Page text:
An open Executive Leadership Forum

Student Assembly hosts forum to discuss new expansions, future plans for Christopher Newport

“We are here to represent you!”

This was CNU’s Student Assembly promise to the student body on its Instagram page in an advertisement for their annual Executive Leadership Forum.

On Wednesday, Feb. 27, CNU students gathered in the Gaines Theater for the event, eager to have their questions about the many changes coming to campus answered by CNU administrators.

The Forum was a PLP Passport Event, so it was heavily attended by PLP students, but drew in many other attendees who were involved in different organizations or who were just interested in the information that would be presented that evening.

The panel featured President Paul Trible, Executive Vice President Bill Brauer, Provost Dr. David Doughty, Vice President of Student Affairs Dr. Kevin Hughes and Vice President of Strategy Jennifer Latour, who each gave their input on many different changes coming to the CNU community which will impact students in the coming months and years.

The Student Assembly compiled a list of questions concerning these issues ahead of time so the panelists were able to answer them as best they could.

Each panelist discussed the different happenings that were relevant to their area of expertise and opened up the floor to give students a chance to ask questions and respond to the statements made if they felt the need to.

Several different aspects and areas of CNU were discussed at the Forum and shared with attendees, including the blueprints for the Ferguson Center  expansion as it merges with the Peninsula Fine Arts Center and plans for Martin Luther King, Jr. Day 2020.

As the Ferguson Center expands and merges with the Peninsula Fine Arts Center, the newly renovated building itself will include a glass-domed lobby spanning four floors, improved classrooms and an art gallery, which will bring traveling art exhibits to campus.

Additionally, over 300 new faculty and staff parking spots will be added to the area as lots are being built and expanded, which will lead to less competition between students and faculty for spots in lots they currently share.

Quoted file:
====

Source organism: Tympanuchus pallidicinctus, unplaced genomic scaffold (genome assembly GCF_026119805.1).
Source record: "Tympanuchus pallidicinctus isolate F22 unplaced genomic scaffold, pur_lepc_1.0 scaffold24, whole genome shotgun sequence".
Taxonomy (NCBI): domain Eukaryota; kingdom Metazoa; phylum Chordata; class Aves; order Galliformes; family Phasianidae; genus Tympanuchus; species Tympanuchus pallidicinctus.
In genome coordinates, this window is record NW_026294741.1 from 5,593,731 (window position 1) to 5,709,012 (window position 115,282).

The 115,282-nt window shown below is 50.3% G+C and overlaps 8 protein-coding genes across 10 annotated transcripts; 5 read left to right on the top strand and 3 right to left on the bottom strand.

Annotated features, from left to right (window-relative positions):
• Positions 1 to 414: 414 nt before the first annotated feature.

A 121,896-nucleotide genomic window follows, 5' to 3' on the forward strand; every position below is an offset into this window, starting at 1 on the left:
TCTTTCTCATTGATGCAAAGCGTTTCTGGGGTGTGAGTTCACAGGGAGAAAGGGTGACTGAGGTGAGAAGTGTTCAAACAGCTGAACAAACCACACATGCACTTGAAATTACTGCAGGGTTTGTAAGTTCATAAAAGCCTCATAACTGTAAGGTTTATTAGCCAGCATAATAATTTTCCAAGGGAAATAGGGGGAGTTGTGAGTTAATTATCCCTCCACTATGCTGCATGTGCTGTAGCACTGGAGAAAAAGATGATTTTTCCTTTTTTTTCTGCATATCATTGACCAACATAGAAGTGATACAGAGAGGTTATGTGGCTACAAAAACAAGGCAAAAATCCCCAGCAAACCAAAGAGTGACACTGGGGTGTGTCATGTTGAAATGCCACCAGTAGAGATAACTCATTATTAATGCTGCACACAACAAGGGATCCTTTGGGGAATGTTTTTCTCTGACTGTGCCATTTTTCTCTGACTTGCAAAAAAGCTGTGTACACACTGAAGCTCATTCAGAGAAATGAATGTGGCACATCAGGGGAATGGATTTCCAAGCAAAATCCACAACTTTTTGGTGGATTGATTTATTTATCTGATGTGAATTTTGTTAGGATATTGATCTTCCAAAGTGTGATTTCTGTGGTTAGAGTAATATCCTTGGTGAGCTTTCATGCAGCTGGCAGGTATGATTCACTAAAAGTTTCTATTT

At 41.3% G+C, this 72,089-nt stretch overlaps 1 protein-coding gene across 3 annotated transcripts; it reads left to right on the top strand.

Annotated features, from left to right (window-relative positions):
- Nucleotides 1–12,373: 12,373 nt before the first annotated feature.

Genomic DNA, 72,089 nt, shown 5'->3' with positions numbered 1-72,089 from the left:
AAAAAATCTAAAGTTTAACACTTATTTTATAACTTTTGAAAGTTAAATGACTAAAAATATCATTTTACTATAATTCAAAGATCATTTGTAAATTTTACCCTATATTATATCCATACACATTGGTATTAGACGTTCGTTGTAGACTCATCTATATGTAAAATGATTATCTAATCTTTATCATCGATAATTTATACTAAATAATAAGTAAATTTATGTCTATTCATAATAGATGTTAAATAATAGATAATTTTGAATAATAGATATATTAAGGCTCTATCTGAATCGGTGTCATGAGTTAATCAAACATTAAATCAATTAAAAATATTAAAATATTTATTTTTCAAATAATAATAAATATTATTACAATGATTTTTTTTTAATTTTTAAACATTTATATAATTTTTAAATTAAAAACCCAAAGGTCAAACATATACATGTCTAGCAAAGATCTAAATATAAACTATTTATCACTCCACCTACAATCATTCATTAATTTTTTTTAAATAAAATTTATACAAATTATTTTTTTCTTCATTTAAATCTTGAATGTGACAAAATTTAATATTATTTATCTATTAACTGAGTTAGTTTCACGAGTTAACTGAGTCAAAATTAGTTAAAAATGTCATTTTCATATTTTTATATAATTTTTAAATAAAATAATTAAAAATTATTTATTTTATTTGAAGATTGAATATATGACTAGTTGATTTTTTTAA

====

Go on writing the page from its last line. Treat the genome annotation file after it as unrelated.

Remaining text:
One of the ways CNU is obtaining these spaces is by addressing the parking around the Ferguson loop.

“In order to get more spaces, we’re turning parallel parking into front-end parking so we get many more spaces in the process,” said Brauer. 

In response to a question concerning how CNU will uphold the idea of diversity, Latour said, “Of the [Council for Diversity and Inclusion] initiatives, I would say our large overarching one is building a strategic plan for the university around diversity and inclusion. While we’re doing that, we are still trying to move the needle forward and create other initiatives.”

One of these initiatives are the new plans that are being put into place for Martin Luther King, Jr. Day 2020.

Trible said, “Martin Luther King would not want us to close school down. We’re not going to shut the university down for a day, but we are going to pause and have a two or three hour window.”

Trible also mentioned there is a committee gathering in consultation with students now to plan a vast array of activities for several weeks around Martin Luther King, Jr. Day as well.

These activities would honor Dr. King and his work, allowing students to have a “day on” instead of a “day off,” in Trible’s words.

The Forum did center around many diverse issues that CNU was facing, but as the discussion unfolded, the statements made by the administration also tied in different overarching themes about how to make the school a better place, such as CNU’s commitment to upholding the ideals of diversity and inclusion on campus as well as the university’s vision to make the arts a bigger academic focal point through blueprints of plans for the updated Ferguson Center for the Arts.

At the beginning of the event, Trible said, “It’s a great time to be a Captain, and I would suggest that there are many things we should celebrate.”

He discussed the level of excellence to which the incoming freshman class of 2023 has already risen to, as seen in their impressive applications to the school.

Consequently, the panelists stated that CNU will continue to improve in many different areas in order to uphold this standard of excellence so the university and its new students can continue to thrive.

The Executive Leadership Forum put on by Student Assembly provided an opportunity for students to get their questions addressed in real time as the university proved its commitment to offering real solutions to issues and changes in the community. 

~Anna Dorl, Lifestyle Editor~

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